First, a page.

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Embrace the Wild Atlantic Way of life and journey through the 2500 km route of twists and turns and discover Newport at the heart of it all. Half way along the this stretch of western coastline with you'll find charm, character and weather that has a mind of its own. Head west, step out of the car and simply inhale. The nature and landscape is second to none and the stranger you'll meet will feel like old friends. In Newport, you have to give into the elements and adopt the local way of life, a pace will replenish your spirits and lift your heart. When you’re here, there is nowhere else. The vibe and feeling is what the Wild Atlanitic Way is all about. Enjoy what you don’t often, get unexpectedly mesmerised by the lull of a swell, encourage the kids to get grass-stained, sandy-socked and windswept. Stop to appreciate the way of life that welcomes you with a hearty slap on the back and a friendly wink and a nod.

Clew Bay


Clew Bay is said to have an island for every day of the year. It is a sight to behold along the Wild Atlantic Way. Home to a range of sea-life. The bay is harvested for its fresh mackerel, cod, oysters, and mussels to name a few. If you're lucky enough to take a voyage out the bay, you may come across a herd of seals that call the bay their home! To all the Saw Doctors fans, St. Patrick in his solitude looked down across Clew Bay. Sure with the views from the top of Croagh Patrick, is it any wonder he called the pilgrims there to pray.


Great Western Greenway

Wander along Ireland’s longest off-road cycling and walking trail on the Wild Atlantic Way.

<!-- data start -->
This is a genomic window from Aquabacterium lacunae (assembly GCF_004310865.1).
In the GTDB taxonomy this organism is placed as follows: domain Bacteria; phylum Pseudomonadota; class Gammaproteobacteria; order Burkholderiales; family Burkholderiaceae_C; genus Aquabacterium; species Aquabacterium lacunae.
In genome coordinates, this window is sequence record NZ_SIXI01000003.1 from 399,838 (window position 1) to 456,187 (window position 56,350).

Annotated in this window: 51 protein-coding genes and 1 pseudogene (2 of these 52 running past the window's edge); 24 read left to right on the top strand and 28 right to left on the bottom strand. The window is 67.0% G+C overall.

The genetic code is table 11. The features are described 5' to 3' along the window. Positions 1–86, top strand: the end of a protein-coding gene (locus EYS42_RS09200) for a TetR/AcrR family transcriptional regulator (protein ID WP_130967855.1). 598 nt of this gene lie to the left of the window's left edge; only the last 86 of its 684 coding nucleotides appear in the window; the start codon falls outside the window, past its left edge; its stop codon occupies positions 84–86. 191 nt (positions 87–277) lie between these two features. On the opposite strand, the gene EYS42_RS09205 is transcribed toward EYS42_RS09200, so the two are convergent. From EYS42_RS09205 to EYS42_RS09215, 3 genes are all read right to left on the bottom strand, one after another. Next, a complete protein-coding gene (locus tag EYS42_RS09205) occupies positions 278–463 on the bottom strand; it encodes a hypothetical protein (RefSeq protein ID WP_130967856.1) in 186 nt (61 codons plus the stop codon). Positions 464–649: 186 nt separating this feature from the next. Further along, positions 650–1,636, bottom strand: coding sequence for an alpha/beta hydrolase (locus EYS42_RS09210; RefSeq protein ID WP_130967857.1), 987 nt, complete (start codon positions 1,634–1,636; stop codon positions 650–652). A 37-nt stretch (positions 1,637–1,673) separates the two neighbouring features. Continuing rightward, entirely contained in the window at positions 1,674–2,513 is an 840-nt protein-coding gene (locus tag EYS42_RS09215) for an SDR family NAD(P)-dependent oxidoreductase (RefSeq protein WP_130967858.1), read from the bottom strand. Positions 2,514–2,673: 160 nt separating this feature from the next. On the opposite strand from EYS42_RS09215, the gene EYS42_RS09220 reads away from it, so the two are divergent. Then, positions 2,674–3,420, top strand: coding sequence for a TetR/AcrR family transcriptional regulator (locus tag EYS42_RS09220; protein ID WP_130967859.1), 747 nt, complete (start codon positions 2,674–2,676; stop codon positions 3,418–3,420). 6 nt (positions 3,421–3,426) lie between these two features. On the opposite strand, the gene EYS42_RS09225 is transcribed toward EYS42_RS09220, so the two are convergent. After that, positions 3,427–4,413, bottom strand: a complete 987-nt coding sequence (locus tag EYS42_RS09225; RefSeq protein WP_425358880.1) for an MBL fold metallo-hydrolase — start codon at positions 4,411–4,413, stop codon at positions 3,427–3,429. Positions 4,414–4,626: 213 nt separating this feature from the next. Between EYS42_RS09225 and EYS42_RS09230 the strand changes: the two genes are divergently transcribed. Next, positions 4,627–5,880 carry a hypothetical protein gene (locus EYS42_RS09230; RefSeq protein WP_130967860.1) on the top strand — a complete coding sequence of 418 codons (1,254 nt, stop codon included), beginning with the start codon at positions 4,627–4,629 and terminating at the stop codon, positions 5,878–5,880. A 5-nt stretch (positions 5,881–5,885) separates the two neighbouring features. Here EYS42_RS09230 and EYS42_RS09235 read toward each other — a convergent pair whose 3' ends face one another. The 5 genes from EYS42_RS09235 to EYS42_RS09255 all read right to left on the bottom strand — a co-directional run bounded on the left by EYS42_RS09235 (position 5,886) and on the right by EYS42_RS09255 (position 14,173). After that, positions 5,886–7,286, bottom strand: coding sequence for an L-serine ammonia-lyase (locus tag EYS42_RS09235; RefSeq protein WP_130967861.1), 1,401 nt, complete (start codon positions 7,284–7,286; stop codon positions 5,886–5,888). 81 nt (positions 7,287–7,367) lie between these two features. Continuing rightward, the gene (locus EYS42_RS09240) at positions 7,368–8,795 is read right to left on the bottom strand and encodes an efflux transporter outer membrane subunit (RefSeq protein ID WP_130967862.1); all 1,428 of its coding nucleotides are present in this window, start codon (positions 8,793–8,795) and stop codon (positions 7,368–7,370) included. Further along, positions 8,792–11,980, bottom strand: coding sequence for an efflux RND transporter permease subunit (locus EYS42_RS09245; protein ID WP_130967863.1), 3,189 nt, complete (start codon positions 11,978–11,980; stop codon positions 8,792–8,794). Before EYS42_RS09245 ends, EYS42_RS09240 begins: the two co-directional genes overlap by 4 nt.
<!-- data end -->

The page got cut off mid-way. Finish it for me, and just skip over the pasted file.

Discover historic towns along coastal havens and enjoy breathtaking views over the bay of County Mayo. The Great Western Greenway is a pathway packed with some of Ireland’s best cycling scenery. So hop on your bicycle and from Newport - head towards Westport or follow the most scenic route towards Mulranny and Achill. 



Home of Brannens, Newport is a beautiful little town. The town was founded in the early 18th century. Today, the town is picturesque, with the old railway bridge, also known as the seven arch bridge, that towers over the river. Built in 1892, the last train passed over this bridge in 1937. Newport is surrounded by fabulous hill walks, trekking trails and loop walks. For a lover of the fresh air, Newport is the place to be. Brannens is also home to the walking group, the Nephin Begars. A great group of walking enthusiasts who are seeking to climb, hike, and walk the areas across the barony of Burrishoole, and further afield.



Westport is a lively and colourful town along the west coast. The town is 10 minutes away from Brannens of Newport. The foot of Croagh Patrick is just a stones throw from the centre of the town. If you're a foodie, then Westport has the resturants for you. They can be found all over the town. If you're looking for a nice walk, why not visit the quay along Westport Harbour and take a stroll through the Lord Altamount's old estate around Westport House. If the kids want some adventure, they can visit the pirate theme park. 



Mulranny is a hidden gem along the Wild Atlantic Way. On a sunny day, there are not many more scenic locations. If you're feeling like taking a trip to the seaside, then Mulranny is the place for you. Mulranny beach is a stunning Blue Flag Beach along the west coast where you can enjoy some quality time with family and friends. For the sporing traveller, Mulranny Golf Course is a truly wonderful 9-hole links course. The club and the locals are incredibly welcoming too, so don't hesistate to enquire. (You'll also find another beach tucked away along the golf course)



Achill is a rugged island on the west coast of Ireland. The largest island in Ireland, is home to stunning sea-cliffs and gorgeous beaches. In summer, Achil is great for surfing, with plenty of surf schools running from spring to autumn. There are plenty of other outdoor activities in Achill, like body boarding, and abseiling. As for the beaches, Achill has plenty of stunning beaches. Including Dooagh Beach, the beach that reappeared in 2017, only to disppear again in 2019. Keem Bay is known for it's scenery and the occaisional visit of basking sharks from the Atlantic Ocean.

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